“What are your intentions, Miss… Chaz?”
“The same as yours, I imagine.” They had already taken the stairs when Chaz turned to peer down at her. “Unless I’m mistaken.”
Eha’s mouth was dryer than she liked it to be. She knew she was dazzled by this woman, her critical facilities swamped with a desire that she hadn’t felt in years. She was supposed to be the one who ran things, took control, extracted information and sometimes confessions. She was not prepared to meet a demigoddess. Nor was she about to back down. “No,” she said. “I don’t think you are.”
“Good,” Chaz said. “Because I’m terrible at being disappointed.” She reached out to take Eha’s hand. Eha let herself be guided up to to another floor of the tavern and down to a corner apartment that looked out on the town. It was large and studious. In one corner a massive oil painting, an almost cubistic painting of an old man and a child on a swing, done in the yellows and greens of spring, sat on an easel. The grey dropcloth underneath it was stained with years of work.
“But, that’s not real,” Eha said, pointing to it.
Chaz shrugged. “No, it’s not. But I’m developing an eye for this kind of thing. I’ll have to relearn a lot of the muscle memory if I ever leave this Realm, which I probably will. It’s been nice for the past decade or so, but that’s enough.” She turned to Eha, said, “Now, about that interview,” and wrapped her arms around Eha’s neck, her modest breasts touching Eha’s own through the thin layers of clothing. She whispered, “I’m betting high that you’re a Y.”
“Then tell me what you want.”
“I want you,” Eha said. Chaz kissed Eha’s mouth hard. Eha felt her mouth open of its own accord, and her cock hardened completely at Chaz’s simple touch, her small hands coursing down Eha’s sides and pausing at her hips.
Chaz laughed, a sound that reminded Eha of ritual hand chimes on May day, a sound that filled the room with glorious promises. “You’d better take me quick then,” Chaz said. “Because you have only about an hour left until it’s time for you to leave.”
Lust surged in Eha strong enough to overcome the shame of experiencing it. She crushed her mouth to Chaz’s as the two of them eased toward the bed. From the outside it was probably a shuffling, awkward moment but to Eha it was a dance, a waltz, a thing of beauty, two women merged in a solid embrace of flesh and desire, her cock fitting perfectly into the notch between the taller woman’s legs, sniffing its way into her elegance.
The bed became a stage on which they rushed through the pre-performance ritual of undressing. Eha’s desire at Chaz rose to atmospheric levels as the red-headed woman revealed more of herself, her pubic hair so shockingly bright against her pale white skin that it looked as if she were on fire. “Goddess,” she breathed.
Chaz leaned over and said, “That’s a very beautiful cock you have there.” Eha did nothing to stop her as Chaz leaned over and took her cock into her mouth. Eha knew she was not appreciably oversized, but Chaz said nothing as she sucked the length of it down into her throat with a skill that signaled six millennia of deliberate practice. Eha leaned against the wooden headboard and let a woman who engaged in lovemaking as a science and an art pleasure her cock.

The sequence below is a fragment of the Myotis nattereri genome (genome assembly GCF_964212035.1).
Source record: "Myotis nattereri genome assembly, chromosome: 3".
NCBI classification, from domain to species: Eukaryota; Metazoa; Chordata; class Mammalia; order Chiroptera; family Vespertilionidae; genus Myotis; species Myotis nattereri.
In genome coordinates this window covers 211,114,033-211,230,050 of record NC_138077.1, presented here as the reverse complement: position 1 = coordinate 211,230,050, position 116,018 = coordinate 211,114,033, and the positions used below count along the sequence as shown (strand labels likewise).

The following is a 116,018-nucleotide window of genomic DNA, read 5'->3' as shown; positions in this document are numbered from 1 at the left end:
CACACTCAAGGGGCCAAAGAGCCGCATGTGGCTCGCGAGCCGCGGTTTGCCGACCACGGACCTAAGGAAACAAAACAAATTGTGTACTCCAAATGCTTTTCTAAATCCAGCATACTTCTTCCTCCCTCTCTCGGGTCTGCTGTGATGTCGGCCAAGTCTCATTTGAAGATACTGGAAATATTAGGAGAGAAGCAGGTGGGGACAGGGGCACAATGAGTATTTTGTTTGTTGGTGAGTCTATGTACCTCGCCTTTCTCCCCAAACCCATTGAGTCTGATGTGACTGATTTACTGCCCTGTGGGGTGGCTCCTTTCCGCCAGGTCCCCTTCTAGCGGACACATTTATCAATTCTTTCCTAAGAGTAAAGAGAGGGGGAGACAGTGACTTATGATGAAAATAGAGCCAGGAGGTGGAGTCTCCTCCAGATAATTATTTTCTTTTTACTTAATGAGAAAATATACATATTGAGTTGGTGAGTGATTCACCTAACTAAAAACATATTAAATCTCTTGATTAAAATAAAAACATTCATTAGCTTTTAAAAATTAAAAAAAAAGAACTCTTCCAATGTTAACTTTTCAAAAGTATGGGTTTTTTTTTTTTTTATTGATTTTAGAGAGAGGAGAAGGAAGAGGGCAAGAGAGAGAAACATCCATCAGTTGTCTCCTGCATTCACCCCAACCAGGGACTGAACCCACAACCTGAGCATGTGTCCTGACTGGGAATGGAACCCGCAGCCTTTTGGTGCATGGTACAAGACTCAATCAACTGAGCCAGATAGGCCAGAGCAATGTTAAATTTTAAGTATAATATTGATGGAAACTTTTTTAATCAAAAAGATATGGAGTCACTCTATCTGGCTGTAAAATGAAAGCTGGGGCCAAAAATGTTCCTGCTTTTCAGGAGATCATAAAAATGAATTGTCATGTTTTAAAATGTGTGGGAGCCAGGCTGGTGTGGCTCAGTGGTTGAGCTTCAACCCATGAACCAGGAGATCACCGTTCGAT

Chaz knew exactly when to stop, when Eha was just about to reach her plateau, just before lust becomes so strong that a pause is frustration and anger. Instead, Chaz left her vibrating on edge, her entire groin throbbing with an affliction.
Chaz leaned back against the pillows and spread her legs opened. Under the glowing red of her pubic hair her sex was, like her skin, so pale and lacking in color that it seemed to fade into the rest of her, as if that crayon orange frame framed a promise of oblivion itself. “Do you want…”
“Touch me, lick me, fuck me?” Chaz said. “Just pick one and do it. Don’t just stare.”
“But you’re so beautiful.”
“I’m not a painting or photograph. If you want one of those, ask the AIs. I’ve done plenty of modeling sessions in my life.” She held out her hands and Eha fell into them, her body pressed against Chaz’s completely, skin to skin from thighs to shoulders for the first time. The head of Eha’s cock brushed against the soft texture of pubic hair and she knew she had to have Chaz now. With almost no fumbling at all Eha eased her cock into the slippery wonder of Chaz’s sex.
She looked down into Chaz’s eyes, saw the black pools of beauty in a face that seemed backlit, so bright and beautiful. She wanted to let go into that charybdatic abyss. She did not need to send commands to her body, it knew exactly what to do, leaving her free to stare at Chaz’s face, to know that she was loving a woman who was older than human civilization had been when her grandparents had left Earth. It was not a sense of journalistic detachment but something new and wonderful to Eha: the freedom to make love without restraint, without fear of getting caught, without anxiety about the approbation of her peers.
Chaz’s face was alive with pleasure, a smile animated by nothing less than complete satisfaction, as her sex wrapped itself around Eha’s cock. Eha could barely comprehend what was going on in her head and had no desire to try. To know that she was privileged to have Chaz Stearmin as a lover, if only once, was enough.